Dec. 4:  Hike the Duisberg Nature Trail and the beach at Middle Beach Park. 6725 Manasota Key Rd. Venice/Englewood, FL. 9-11 am.  A short hike up the nature trail and back on the beach to examine the natural history of a sub-tropical hammock, mangroves, and beach dunes.  

Dec. 11:  Hike about 1.5 miles round trip in Wildflower Preserve, 3120 Gasparilla Pines Blvd., Englewood, FL, to tidal Lemon Creek.  This is habitat for juvenile tarpon and we will discuss the ecology of such young fish living in hypoxic mangrove waters and efforts being made to study and restore/create habitat.  9-11:30 am. 

Dec. 18:  Hike about 2.5 miles round trip to Stump Pass within Stump Pass State Park (entry fee), Englewood, FL.  We will study the natural history of the beach, dune, back dune  and mangrove areas and discuss the current efforts to stabilize and re-nourish the eroding beach, and dredge the channel.  9-11:30 am. 

Dr Bill Dunson
wdunson@comcast.net
276-233-6364 cell text

Friday, November 13, 2015

Nature is HOT in Florida Fall‏

Although I am generally anxious to leave our VA farm soon after the first frost, this year it has been unexpectedly warm in FL even into November.  This is a shock to humans unused to such hot and muggy weather, but it yields a bonus in that critters tend to be more active and plants flourish.

Lynx spider green female with egg mass 
This green lynx spider is guarding her eggs.  She does this apparently without eating and her shrunken abdomen illustrates her devotion to her progeny.  Such maternal behavior in higher life forms is considered commendable and even altruistic, but this illustrates how even primitive species are equally devoted to protection of their babies due to the evolutionary imperative to procreate their genes.    

Great pondhawk Bronco Rd FL 
I was happy to get this photo of a great pondhawk dragonfly, which I do not see very often; it is limited to S FL in the eastern US.  It has a huge thorax and a slender abdomen and is a rapacious predator on insects.  It is somewhat unusual in that the coloration of both sexes are similar and they strongly resemble the female (but not the bluish male) smaller eastern pondhawk.
There is so much we do not understand about the significance of such variation in color and pattern.

Hairstreak on mallow scrub
A very confusing group of butterflies is the hairstreaks.  On a hike in Charlotte Flatwoods Preserve we came across a number of the mallow scrub hairstreak which is restricted to S FL.  Not only are there other types of similar hairstreaks, but they also resemble the blues, both of which are tiny and require some study to identify.  Aside from the challenge of identification, I find these butterflies fascinating because of their unusual color and pattern.  The eye spot on the outer hindwing and the short "tails" appear to be an head mimic that is designed by evolution to divert the attack of  close-up predators such as jumping spiders away from the vulnerable head and body.  At a distance this butterfly is well camouflaged.

Clouded sulphur on salvia 
A butterfly that is certainly conspicuous is this clouded sulphur which is bright yellow, shown here drinking nectar on some red salvia flowers.  But its seems to limit predation by flying not only fast, but in an erratic pattern with short stops at flowers.  



Box turtle plastron
Box turtle carapace
The opposite extreme in animal locomotion is this FL box turtle which can only defend itself by closing up inside its shell when attacked.  The patterns on both the upper (carapace) and lower (plastron) shell are quite striking and illustrate how artistic natural coloration can be.  It might be that such beautiful patterns of the upper shell are actually a type of camouflage since they may disguise the shell by breaking up its outline in the dappled shade and sun of the forest floor.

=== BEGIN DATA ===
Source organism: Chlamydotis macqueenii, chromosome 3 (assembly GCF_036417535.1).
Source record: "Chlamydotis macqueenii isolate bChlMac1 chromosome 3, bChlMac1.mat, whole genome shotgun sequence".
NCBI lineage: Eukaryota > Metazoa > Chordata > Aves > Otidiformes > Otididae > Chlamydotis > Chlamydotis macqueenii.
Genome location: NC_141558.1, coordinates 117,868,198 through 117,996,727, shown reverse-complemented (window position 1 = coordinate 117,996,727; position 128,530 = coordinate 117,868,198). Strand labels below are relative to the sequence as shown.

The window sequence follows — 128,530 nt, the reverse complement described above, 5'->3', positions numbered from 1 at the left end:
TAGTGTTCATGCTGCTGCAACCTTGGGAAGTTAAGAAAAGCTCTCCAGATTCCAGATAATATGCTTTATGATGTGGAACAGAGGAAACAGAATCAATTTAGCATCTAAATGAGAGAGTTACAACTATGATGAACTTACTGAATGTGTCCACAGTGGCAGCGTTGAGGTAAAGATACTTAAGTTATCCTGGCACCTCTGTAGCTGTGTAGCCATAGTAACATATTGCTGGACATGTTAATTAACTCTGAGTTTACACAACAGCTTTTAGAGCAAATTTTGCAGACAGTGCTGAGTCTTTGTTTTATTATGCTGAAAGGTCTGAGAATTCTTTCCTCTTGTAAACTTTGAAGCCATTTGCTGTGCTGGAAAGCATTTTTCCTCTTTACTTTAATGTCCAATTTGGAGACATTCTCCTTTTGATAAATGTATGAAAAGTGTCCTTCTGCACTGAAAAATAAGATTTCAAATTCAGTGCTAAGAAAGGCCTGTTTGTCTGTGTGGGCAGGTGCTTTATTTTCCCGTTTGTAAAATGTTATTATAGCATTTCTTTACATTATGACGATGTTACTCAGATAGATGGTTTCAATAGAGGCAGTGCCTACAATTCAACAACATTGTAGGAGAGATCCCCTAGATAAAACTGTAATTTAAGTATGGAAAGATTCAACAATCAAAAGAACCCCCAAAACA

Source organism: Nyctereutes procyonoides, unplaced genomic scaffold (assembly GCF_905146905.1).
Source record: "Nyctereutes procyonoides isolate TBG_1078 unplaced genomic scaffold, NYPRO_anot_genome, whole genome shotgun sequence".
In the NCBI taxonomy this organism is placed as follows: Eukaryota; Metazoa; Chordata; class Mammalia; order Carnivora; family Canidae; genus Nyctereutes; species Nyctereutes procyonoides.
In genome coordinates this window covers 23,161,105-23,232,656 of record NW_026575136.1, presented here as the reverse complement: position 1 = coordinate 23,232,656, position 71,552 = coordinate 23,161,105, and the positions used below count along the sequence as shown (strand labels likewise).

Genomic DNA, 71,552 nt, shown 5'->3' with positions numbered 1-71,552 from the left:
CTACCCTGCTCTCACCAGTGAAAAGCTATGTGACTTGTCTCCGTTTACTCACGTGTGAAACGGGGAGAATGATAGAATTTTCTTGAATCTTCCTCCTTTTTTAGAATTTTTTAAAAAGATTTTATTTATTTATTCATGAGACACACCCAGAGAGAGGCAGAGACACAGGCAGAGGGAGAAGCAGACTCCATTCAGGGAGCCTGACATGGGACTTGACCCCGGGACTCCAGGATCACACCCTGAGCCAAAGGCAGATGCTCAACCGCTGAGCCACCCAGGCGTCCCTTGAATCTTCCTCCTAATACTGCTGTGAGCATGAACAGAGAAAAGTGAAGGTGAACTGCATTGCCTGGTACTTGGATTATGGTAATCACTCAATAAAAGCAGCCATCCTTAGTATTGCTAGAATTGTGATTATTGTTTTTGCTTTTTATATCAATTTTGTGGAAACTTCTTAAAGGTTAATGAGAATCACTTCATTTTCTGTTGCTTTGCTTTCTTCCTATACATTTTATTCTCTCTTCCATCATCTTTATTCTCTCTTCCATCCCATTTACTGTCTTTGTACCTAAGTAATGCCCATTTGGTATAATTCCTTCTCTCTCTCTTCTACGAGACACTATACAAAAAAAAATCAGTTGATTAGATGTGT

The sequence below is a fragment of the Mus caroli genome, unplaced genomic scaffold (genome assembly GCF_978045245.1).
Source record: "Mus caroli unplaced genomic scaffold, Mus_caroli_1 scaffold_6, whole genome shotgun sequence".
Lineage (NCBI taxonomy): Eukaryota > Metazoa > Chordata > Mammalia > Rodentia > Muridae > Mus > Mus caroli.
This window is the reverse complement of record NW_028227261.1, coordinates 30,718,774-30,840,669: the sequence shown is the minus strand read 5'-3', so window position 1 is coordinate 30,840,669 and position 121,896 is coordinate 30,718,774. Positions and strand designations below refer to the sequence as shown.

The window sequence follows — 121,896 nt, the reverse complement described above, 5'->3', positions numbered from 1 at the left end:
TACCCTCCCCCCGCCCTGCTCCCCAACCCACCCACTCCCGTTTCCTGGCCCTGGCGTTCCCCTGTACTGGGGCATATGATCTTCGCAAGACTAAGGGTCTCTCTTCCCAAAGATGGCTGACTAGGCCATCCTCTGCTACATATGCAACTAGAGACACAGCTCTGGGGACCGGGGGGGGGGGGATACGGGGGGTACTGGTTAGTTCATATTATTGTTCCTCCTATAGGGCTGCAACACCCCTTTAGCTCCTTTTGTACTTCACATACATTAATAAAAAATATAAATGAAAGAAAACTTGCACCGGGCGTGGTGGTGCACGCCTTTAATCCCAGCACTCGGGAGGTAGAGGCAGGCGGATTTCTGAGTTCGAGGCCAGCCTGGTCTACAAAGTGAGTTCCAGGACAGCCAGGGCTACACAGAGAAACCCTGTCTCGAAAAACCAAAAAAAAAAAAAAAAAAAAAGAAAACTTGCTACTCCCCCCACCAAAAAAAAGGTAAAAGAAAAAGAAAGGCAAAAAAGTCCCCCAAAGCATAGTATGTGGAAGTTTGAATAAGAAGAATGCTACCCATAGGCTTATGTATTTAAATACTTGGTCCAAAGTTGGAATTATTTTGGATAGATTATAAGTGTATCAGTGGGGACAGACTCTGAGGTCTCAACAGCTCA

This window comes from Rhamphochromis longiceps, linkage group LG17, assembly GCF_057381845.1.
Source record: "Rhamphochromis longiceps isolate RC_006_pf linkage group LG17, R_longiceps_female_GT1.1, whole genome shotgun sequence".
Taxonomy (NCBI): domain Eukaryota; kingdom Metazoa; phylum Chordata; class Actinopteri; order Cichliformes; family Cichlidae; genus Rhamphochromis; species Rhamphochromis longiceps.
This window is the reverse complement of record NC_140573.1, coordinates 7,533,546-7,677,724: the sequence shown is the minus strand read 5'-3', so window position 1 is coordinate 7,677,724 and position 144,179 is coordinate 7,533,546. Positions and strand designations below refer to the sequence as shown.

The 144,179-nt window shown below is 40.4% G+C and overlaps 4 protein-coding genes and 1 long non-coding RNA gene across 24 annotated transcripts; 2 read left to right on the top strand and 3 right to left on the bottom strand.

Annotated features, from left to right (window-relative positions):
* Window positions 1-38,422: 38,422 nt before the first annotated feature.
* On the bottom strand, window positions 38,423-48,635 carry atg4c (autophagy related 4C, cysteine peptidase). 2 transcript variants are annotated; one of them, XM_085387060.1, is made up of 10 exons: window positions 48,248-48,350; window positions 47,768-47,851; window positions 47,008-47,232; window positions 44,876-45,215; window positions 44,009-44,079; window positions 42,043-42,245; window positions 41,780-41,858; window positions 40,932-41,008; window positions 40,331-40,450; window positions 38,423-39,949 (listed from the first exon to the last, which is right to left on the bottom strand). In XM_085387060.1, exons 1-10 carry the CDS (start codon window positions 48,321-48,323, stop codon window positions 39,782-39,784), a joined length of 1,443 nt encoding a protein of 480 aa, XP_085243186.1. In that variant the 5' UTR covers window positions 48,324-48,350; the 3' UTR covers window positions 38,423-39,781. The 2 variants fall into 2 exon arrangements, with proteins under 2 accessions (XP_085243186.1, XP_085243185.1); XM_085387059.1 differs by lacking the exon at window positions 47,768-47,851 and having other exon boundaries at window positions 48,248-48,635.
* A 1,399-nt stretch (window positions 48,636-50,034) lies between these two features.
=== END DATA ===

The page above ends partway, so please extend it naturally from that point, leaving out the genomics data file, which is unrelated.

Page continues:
Coot among floating hearts
On a visit to Red Bug Preserve in Sarasota I found this coot feeding among the blooming floating hearts.  Not only was this a charming scene, it illustrates how coots and moorhens feed by picking up plant and animal material from the shallow surface waters.  The apparent decline of such birds that feed on shallow vegetation in lakes appears to be due to competition with the introduced African tilapia fish which is very common now in fresh water lakes.

Birds at FL dock
Wading birds are attracted to natural features of our yard which lies along the shores of Lemon Bay.  Thus in this photo you can see a little blue heron on the dock, and a single snowy egret and a group of white ibis feeding along the waters edge.  Such a mixed species flock seems to be of mutual benefit if contrasting feeding styles yield prey that may be less available when the species feed alone.  

Yellow throated warbler at FL yard water drip
Perching birds or passerines are primarily attracted in our barrier island yard to fresh water supplied by a drip; this yellow throated warbler likes to drink directly from the drip and then go down to the bowl and bathe.  

Soon enough we will be shivering from the periodic NE winds of cold fronts, but for now we enjoy the sultry southern breezes and the active behavior of animals uninhibited by cooler weather.

Bill Dunson 
Englewood, FL 

Sunday, October 25, 2015

A shorebird with bling of a different kind


On Oct. 18, 2015, while walking along the beach on Palm Island, Charlotte County FL, just south of Stump Pass, I noticed one tiny shorebird, a sanderling, that had bands on its legs. This bling was unusual since there were orange bands on both lower legs, a silver band on the upper left, and a blue band and blank white flag on the upper right leg.  There is an on-line website (bandedbirds.org) that allows banded birds to be individually identified if they carry numbered flags, but this combination of bands without a lettered code was confusing.